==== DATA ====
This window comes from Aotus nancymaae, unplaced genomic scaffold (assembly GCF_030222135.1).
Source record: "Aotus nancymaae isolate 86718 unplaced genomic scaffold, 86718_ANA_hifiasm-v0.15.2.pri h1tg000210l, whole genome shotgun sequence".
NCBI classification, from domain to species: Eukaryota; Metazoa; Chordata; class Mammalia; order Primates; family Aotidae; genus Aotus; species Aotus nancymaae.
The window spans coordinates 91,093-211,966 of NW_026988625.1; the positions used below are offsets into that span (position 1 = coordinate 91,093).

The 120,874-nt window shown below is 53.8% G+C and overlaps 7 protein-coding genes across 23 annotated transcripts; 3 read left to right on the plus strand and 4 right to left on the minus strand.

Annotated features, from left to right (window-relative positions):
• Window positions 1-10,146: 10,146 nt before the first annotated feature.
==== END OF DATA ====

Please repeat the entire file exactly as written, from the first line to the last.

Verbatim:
This window comes from Aotus nancymaae, unplaced genomic scaffold (assembly GCF_030222135.1).
Source record: "Aotus nancymaae isolate 86718 unplaced genomic scaffold, 86718_ANA_hifiasm-v0.15.2.pri h1tg000210l, whole genome shotgun sequence".
NCBI classification, from domain to species: Eukaryota; Metazoa; Chordata; class Mammalia; order Primates; family Aotidae; genus Aotus; species Aotus nancymaae.
The window spans coordinates 91,093-211,966 of NW_026988625.1; the positions used below are offsets into that span (position 1 = coordinate 91,093).

The 120,874-nt window shown below is 53.8% G+C and overlaps 7 protein-coding genes across 23 annotated transcripts; 3 read left to right on the plus strand and 4 right to left on the minus strand.

Annotated features, from left to right (window-relative positions):
• Window positions 1-10,146: 10,146 nt before the first annotated feature.